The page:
Words & Photos by Rod Snyder
As the sun set behind Citizens Bank Park in Philadelphia, I made my way into the venue for an evening with The Piano Man himself, Billy Joel.
I’ve seen Billy Joel perform numerous times over the years. In fact, his was the first concert I ever attended, but 15 years had passed since the last time I’ve been in his presence. I was eager to see him live again, as were the other thousands of people that made up the 4th consecutive year sell-out for him at the ballpark. As I made my way to center field, where the stage was set up, I took notice of the crowd. While Billy Joel is an American icon and has been around for close to 5 decades, he still appeals to the younger crowd. His catalog is still in heavy rotation on both satellite and terrestrial radio.
Maybe even the great Roy Hobbs didn’t want to miss the show tonight, as the theme song for “The Natural” starting playing over the PA system. Timed with the composition, the lights went dark and the band situated themselves at what would be their office for the next 2.5 hours. In the dark you could see Joel strapping on his Sunburst Fender Stratocaster, the guitar he uses for the song, “We Didn’t Start the Fire”. Well he did this night. The song was a great opener, and how can you not sing along? I dare you to try, it’s just too damn catchy!
He took to his piano for “My Life”, a song from the classic 52nd St. Then, he rounded out the first three songs with oldest tune of the night, “Everybody Loves You Now”, from the 1971 Cold Spring Harbor album.
Next, Joel let the crowd select from two songs that the band could play. He’s been doing this for a while now, but while playing ballparks, he calls them “fielder’s choice”. First, fans chose between “Summer Highland Falls” or “Just the Way You Are”. That’s a tough call, but you gotta go with “Summer Highland Falls”, and that’s what won out. The next fielder’s choice was between “Zanzibar”, the jazz soaked tune about a trying to pick up a waitress in a sports bar, or “Big Man on Mulberry Street”. “Zanzibar” won out, but I do like “Big Man on Mulberry Street”, especially the live version. The third choice was between “Honesty” and “Vienna”, from the classic album, The Stranger. This was an obvious choice: “Vienna” clearly won.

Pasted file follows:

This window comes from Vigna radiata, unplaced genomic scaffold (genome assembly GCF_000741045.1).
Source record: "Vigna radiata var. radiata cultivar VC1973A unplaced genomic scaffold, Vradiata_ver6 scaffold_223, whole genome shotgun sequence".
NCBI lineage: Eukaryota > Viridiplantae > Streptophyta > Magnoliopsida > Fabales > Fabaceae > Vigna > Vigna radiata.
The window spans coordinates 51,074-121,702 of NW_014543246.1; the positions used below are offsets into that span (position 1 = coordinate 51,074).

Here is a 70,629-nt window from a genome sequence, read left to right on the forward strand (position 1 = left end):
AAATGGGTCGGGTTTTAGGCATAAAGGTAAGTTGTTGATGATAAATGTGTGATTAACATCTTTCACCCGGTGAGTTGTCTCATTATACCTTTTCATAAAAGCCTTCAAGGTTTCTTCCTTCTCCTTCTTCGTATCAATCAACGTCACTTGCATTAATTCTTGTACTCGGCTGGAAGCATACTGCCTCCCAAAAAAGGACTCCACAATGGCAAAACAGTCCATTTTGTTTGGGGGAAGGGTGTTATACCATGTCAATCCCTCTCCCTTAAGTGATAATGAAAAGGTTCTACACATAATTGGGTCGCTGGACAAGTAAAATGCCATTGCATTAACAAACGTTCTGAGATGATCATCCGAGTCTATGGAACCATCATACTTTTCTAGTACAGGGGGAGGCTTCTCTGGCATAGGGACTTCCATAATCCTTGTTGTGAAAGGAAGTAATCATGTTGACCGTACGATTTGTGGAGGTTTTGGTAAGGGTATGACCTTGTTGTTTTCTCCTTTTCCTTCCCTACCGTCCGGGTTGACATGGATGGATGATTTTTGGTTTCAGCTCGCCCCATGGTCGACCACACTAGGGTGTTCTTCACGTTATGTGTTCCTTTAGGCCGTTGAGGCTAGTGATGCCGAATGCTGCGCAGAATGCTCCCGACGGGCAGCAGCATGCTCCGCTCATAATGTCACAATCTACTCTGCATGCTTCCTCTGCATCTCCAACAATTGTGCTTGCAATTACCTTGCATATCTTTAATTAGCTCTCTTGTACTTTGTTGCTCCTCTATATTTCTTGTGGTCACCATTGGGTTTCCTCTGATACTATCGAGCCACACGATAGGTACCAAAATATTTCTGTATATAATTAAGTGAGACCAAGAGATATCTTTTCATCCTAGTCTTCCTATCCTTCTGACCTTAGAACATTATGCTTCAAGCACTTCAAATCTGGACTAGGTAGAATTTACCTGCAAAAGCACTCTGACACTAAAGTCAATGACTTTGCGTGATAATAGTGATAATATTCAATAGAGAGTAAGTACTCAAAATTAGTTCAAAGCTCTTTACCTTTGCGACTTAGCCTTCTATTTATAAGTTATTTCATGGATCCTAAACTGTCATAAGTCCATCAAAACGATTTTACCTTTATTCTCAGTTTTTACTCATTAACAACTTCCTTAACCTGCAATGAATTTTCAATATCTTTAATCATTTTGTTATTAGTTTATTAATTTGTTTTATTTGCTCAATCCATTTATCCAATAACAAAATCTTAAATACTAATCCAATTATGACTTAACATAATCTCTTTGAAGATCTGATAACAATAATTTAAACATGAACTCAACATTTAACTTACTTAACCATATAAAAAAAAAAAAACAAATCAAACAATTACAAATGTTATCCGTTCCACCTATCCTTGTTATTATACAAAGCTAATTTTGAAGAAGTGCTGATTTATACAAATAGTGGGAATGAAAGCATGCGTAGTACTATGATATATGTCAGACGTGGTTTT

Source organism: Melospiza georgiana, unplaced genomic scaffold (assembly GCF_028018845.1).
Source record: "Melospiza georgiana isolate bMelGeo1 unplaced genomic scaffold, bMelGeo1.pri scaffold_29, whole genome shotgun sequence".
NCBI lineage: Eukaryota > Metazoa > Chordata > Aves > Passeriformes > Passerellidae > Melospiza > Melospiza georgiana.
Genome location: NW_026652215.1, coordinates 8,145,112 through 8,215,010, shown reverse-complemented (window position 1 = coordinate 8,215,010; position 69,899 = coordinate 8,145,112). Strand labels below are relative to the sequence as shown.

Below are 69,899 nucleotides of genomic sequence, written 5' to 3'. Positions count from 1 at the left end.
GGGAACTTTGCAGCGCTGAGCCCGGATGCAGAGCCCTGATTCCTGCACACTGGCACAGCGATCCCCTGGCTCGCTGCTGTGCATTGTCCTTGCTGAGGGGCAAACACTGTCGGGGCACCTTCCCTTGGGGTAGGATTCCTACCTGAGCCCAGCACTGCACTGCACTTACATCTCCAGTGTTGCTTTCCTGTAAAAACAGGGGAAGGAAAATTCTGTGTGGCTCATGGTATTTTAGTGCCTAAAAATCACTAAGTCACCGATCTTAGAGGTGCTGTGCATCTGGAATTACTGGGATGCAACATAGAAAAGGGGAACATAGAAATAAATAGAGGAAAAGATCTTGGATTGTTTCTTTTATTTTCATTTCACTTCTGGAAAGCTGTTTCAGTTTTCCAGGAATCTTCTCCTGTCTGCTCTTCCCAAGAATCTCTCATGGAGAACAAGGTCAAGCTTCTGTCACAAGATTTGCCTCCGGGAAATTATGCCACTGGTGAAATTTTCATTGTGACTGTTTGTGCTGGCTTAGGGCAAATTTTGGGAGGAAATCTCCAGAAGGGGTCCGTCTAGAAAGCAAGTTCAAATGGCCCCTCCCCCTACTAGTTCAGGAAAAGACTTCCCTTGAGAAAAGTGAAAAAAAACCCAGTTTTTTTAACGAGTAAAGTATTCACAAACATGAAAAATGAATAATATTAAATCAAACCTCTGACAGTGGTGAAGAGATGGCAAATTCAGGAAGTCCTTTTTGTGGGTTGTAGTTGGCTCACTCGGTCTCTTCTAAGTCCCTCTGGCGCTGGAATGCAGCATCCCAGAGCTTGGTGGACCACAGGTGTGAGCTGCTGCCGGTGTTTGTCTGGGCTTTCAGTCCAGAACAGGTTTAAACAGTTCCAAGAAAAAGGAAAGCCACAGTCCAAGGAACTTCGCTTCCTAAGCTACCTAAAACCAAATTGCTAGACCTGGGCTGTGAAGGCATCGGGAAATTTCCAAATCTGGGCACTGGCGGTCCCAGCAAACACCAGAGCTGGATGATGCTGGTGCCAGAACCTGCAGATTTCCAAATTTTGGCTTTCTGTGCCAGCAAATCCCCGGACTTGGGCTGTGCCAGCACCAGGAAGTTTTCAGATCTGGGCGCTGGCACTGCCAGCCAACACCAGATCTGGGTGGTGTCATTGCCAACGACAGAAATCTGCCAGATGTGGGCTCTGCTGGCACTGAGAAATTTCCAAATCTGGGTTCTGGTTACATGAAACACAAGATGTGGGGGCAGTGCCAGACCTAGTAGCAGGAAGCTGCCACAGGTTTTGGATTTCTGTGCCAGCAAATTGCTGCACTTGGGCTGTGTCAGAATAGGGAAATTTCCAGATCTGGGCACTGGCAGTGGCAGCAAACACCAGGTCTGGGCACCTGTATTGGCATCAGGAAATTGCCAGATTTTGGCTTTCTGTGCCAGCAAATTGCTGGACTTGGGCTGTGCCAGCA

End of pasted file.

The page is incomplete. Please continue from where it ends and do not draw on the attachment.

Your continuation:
The show was in full swing by now, with beach balls being bopped around by the crowd at the front of the stage while Joel and his band returned to the setlist and went into “The Entertainer”. At the end of the song, he made reference to its lyrics, “But if I grow cold I won’t get sold. I’ll get put in the back in the discount rack like another can of beans.” He joked, saying, “what did I know back then?”. His last album (The River of Dreams) was put out in 1993, and he’s still selling out stadiums and arenas on a regular basis!
As the piano rotated 180 degrees, Joel took a sip from his NYPD mug and reminded the audience that 50 years ago, during “The Summer of Love”, The Beatles released Sgt. Pepper’s Lonely Hearts Club Band. A full version of “A Day in the Life” followed – it was true to form, and sounded great.